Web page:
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Thursday, July 01, 2010

Stride and Seek

I’ve started running again. Not from the law or from the truth, just wanting to get back into shape. When I was in high school I ran cross-country and track, all distance events. I’ve never been much of a sprinter, and the one field event I tried – long jump – I ended up spraining my back in the process. (Yes, it is totally possible to sprain your back, and it hurts like hell, I can tell you.) I played basketball for a few years in junior high and high school, but though my lay-up skillz were not bad, I wasn’t very aggressive on the court.


My days playing center bench in high school.

I was too timid to run up to someone and knock them down, steal the ball, and leave fingernail scratches on their arm in the process – that’s how a lot of our opposing teams played. I spent most of my basketball career making sure the bench didn’t move. My coach would take pity on me for the last 2 minutes of each half of the game and put me in – if we were losing and there was no hope of catching the score up. But distance running, that was something I could do, and I loved it.


We were awesome.

I was by no means the fastest. And for a time, I was certainly slowest. But once I hit my stride, I was usually somewhere solidly in the middle of the pack. I was even ok enough to be second leg on a relay team. And for the full 5 years I ran, our girls’ cross-country team was undefeated; I think I may have contributed to some of that a time or two, though others were by far the solid points-getters for the team. I didn’t enjoy track as much as cross-country. There was a certain Zen to running through woods and fields, with uphills and downhills and rocks and tree roots; it felt like more of a challenge than running in circles for three miles and trying to keep track of which lap you were on. I loved the earthy, muddy scent of the trail mixed with the woodsy pine and dried leaf smell of the course. Once you were out there on the course, it was you, your stride, and the runners ahead of you that you intended to pick off one by one as the three miles ticked on by.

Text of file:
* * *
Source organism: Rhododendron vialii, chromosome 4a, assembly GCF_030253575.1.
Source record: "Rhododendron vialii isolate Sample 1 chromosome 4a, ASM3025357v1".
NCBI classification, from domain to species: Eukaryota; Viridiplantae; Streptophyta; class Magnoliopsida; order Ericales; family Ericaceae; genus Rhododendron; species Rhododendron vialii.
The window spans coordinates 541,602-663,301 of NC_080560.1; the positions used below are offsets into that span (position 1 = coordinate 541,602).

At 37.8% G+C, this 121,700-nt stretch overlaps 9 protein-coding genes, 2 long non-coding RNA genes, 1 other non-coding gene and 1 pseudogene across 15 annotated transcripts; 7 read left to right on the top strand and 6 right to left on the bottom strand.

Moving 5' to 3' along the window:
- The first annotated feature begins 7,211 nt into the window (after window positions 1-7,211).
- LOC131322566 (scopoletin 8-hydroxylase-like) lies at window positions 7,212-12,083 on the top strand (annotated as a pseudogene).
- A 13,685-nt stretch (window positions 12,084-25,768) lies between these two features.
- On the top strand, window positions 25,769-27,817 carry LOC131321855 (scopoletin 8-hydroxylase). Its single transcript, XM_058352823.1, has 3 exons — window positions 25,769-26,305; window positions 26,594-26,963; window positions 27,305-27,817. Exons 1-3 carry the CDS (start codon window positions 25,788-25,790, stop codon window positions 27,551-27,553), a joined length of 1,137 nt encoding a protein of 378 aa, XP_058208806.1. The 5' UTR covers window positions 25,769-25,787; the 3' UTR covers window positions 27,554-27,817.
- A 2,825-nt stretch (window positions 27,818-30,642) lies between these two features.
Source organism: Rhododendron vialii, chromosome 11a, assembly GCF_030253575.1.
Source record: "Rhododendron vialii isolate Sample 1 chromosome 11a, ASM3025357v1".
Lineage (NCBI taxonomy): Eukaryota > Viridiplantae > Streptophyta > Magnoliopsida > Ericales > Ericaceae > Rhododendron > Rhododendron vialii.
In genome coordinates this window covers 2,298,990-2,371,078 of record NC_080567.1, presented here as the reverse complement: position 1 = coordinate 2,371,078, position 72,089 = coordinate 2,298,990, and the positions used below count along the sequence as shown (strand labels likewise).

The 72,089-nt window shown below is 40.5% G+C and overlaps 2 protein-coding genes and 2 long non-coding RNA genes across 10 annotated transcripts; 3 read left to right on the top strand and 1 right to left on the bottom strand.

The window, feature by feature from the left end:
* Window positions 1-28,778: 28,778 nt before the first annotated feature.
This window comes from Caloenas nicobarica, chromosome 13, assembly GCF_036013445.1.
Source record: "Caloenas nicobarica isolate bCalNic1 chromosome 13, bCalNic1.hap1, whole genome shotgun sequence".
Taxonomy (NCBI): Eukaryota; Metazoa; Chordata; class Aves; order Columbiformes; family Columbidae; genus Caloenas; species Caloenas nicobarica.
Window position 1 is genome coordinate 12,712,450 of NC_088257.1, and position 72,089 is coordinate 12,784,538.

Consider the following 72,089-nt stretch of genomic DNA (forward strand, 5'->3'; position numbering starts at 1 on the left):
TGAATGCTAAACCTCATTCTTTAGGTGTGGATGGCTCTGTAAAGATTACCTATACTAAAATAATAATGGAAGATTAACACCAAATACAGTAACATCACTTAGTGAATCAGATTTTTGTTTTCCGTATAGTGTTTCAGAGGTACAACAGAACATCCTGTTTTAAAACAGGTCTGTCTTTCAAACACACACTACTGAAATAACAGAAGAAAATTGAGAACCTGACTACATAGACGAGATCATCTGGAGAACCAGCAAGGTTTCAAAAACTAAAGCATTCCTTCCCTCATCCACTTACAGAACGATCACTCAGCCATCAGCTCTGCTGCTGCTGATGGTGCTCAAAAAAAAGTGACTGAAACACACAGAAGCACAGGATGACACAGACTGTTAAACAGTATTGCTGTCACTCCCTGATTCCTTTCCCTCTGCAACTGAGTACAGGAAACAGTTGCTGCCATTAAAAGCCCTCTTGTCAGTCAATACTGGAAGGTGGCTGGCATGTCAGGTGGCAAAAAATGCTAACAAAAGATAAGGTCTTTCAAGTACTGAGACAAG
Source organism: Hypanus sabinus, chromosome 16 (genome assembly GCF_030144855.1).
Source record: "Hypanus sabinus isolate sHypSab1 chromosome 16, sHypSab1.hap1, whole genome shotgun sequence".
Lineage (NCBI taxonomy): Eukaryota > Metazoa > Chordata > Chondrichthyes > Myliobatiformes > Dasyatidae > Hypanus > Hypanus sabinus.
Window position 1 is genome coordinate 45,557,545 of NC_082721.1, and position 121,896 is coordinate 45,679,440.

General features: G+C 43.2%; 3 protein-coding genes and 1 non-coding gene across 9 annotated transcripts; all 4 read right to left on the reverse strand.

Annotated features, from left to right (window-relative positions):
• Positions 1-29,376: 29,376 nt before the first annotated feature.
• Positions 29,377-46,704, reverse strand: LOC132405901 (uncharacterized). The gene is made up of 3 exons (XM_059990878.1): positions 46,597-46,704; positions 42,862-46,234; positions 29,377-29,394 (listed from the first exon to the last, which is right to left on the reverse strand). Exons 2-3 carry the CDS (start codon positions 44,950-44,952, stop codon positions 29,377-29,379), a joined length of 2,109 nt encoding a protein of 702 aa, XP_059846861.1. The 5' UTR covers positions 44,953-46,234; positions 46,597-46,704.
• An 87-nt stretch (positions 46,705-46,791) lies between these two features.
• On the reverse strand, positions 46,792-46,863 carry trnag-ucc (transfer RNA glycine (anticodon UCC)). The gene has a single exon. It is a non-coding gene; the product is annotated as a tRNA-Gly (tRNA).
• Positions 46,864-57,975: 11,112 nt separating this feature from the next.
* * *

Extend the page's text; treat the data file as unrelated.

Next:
It’s been several years since I’ve done any kind of running. I’ve tried a few times since high school to get back into it, each time whining and wheezing myself out of it. There is substantially more of me than there was back then, and things bounce and jiggle in ways that they never did when I was seventeen, which makes for all kind of psyching myself out. But over the last three weeks, I’ve been running again, and I seem to have found my missing stride. It started out as an experiment; I discovered, after doing the Relay For Life at our local high school track, that this school has one of the cool cushy tracks that our track team only visited – the kind that absorbs the shock of your footsteps and helps propel you forward, while going easy on your knees. (For those of you reading this who might have been on my track team, think Hornell or Campbell-Savona’s tracks.) I started telling my husband that these were always the best tracks to run on – I got all of my best times on the cushy tracks. (Our school had a cinder track, which was decidedly less cushy and absolutely not fun to fall and skin your knees on.) I told him offhandedly that, instead of one of our evening strolls, we should go down to the school’s track and try jogging on it. So on a whim, we did. And it wasn’t bad at all.